Date of Graduation


Document Type

Thesis (MS)

Program Affiliation

Genetic Counseling

Degree Name

Masters of Science (MS)

Advisor/Committee Chair

Jennifer Litton, MD

Committee Member

Michelle Jackson, MS, CGC

Committee Member

Denise Nebgen, MD, PhD

Committee Member

Susan K. Peterson, PhD, MPH

Committee Member

Claire Singletary, MS, CGC


Mutations in BRCA1 and BRCA2 cause tumor development in Hereditary Breast and Ovarian Cancer syndrome (HBOC) through accumulation of unrepaired DNA damage. Extensive research of BRCA1 and BRCA2 mutations has led to well-defined breast and ovarian cancer risks in individuals with HBOC. Previous studies have reported additional cancers associated with BRCA mutations; however, the type of cancer, magnitude of risk, and differences between sexes remains to be clarified. Ultimately, a consensus of additional cancer risks can aid in better recommendations for genetic testing and more effective screening and prevention guidelines.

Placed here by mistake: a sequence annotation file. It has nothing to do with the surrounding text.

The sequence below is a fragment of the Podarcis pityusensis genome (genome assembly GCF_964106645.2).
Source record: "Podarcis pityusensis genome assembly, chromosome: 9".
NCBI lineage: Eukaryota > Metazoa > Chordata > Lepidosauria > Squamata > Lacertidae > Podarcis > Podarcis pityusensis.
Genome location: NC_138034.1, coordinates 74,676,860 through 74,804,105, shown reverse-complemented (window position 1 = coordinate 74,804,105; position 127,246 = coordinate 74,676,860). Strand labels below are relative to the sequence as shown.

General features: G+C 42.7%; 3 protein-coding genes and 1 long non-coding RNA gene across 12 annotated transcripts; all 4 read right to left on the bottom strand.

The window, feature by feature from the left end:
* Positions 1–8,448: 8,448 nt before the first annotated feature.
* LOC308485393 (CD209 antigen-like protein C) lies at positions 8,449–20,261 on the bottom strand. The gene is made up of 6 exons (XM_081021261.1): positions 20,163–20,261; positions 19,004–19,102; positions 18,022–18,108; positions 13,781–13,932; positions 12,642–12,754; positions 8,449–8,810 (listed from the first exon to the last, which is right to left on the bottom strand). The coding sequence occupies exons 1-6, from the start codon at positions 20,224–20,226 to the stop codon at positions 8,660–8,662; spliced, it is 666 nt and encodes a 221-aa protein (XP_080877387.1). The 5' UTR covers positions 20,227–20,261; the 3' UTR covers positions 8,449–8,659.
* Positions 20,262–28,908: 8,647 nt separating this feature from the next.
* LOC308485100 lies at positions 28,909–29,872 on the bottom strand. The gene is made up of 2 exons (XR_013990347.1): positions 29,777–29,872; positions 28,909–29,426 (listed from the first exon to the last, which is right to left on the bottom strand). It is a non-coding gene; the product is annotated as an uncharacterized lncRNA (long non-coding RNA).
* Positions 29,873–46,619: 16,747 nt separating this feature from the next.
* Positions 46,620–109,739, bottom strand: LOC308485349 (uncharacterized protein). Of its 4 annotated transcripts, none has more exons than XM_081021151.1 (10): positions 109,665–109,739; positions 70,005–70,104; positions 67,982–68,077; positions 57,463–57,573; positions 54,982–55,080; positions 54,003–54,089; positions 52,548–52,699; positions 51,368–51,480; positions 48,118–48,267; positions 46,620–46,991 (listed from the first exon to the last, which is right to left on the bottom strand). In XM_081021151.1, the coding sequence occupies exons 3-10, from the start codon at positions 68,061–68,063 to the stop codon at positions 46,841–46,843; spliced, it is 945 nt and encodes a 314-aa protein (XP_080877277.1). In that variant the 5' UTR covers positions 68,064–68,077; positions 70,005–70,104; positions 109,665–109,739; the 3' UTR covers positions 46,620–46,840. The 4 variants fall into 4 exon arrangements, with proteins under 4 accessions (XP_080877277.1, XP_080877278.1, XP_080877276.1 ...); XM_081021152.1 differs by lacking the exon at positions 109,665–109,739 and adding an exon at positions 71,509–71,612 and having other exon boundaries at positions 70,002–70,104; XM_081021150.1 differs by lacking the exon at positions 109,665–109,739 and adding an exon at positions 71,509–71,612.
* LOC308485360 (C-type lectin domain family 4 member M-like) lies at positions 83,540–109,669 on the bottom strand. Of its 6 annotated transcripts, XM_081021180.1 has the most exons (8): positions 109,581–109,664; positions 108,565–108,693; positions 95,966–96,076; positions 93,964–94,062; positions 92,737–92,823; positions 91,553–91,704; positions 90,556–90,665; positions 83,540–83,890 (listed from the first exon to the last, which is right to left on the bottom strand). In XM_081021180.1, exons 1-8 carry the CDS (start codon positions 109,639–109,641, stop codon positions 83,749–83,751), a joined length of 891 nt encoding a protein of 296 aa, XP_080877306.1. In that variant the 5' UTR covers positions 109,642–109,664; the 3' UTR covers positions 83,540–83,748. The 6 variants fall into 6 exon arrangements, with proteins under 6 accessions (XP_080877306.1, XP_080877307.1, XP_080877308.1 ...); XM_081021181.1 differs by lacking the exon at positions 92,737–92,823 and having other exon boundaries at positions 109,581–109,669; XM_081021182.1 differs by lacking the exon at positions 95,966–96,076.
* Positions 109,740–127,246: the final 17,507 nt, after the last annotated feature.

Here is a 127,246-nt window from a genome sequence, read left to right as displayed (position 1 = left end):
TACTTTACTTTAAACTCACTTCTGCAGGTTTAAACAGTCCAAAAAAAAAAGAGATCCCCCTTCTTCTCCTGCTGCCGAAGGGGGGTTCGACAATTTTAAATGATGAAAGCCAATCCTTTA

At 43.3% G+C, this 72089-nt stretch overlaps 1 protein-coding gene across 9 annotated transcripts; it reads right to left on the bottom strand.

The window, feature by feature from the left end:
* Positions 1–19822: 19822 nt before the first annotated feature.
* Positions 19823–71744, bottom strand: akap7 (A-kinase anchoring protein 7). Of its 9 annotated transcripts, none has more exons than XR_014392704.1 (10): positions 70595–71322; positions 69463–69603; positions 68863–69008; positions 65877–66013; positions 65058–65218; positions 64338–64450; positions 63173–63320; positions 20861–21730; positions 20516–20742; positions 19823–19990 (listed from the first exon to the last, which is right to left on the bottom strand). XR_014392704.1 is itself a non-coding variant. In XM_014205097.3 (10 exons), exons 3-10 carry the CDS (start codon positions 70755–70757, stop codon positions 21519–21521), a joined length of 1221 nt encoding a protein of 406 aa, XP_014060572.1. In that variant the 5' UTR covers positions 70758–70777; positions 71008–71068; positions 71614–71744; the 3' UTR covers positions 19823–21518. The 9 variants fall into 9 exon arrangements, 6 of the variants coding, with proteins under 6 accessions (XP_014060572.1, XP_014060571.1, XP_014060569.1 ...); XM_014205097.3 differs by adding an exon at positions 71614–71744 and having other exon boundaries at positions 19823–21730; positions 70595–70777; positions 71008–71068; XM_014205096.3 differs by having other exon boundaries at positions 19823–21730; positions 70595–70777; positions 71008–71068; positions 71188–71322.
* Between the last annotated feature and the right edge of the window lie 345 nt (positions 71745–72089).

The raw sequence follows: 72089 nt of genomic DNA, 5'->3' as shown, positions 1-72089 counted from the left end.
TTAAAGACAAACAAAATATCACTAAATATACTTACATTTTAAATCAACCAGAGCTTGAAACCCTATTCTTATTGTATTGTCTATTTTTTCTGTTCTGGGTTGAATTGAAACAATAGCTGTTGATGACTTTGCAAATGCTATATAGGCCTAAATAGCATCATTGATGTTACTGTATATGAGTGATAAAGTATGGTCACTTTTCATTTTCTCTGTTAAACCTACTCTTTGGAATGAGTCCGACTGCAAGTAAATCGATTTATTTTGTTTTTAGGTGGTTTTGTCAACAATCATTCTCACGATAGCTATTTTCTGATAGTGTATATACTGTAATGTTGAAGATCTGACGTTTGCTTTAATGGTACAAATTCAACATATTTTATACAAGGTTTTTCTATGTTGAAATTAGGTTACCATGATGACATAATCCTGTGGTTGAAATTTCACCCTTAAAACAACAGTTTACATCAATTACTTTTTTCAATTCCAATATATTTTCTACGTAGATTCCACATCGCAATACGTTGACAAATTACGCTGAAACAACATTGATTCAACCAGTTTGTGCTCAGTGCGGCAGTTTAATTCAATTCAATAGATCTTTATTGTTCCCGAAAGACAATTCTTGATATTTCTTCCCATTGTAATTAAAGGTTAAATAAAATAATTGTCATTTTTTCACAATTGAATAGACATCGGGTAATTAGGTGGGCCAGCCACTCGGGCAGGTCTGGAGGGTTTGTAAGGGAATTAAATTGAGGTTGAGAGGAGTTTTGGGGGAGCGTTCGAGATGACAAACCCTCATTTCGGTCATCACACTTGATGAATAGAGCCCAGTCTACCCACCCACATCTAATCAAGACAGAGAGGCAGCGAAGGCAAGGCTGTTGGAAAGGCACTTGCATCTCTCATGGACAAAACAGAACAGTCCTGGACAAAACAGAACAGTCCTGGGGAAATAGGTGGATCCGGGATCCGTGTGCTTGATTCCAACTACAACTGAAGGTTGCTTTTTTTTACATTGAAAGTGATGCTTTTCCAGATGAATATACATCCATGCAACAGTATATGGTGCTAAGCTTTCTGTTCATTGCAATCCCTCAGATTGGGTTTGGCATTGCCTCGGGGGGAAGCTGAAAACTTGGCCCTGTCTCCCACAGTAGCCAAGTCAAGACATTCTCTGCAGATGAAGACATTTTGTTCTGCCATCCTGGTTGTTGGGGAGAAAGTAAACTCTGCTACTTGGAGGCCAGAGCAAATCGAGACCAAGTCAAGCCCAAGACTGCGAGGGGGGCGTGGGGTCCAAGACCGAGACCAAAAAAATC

A retrospective chart review of MD Anderson Cancer Center patients identified 1081 individuals with a BRCA mutation. A detailed cancer history for each person was collected and compared to the general population incidence rates reported by the CDC using standardized incidence ratios (SIR). Individuals with a BRCA2 mutation had significantly higher number of observed cases compared to expected cases for pancreatic cancer (SIR 21.7, 95% CI 13.1-34.0, p value p value = 0.002). Individuals with a BRCA1 mutation did not have a significant increase in cancers other than breast and ovarian; however, a trend in melanoma was observed in men and women. The results of this study uphold the current recommendations for HBOC screening of cancers other than breast and ovarian by the National Comprehensive Cancer Network.


BRCA mutation, cancer spectrum, hereditary breast and ovarian cancer syndrome, HBOC, pancreatic cancer, prostate cancer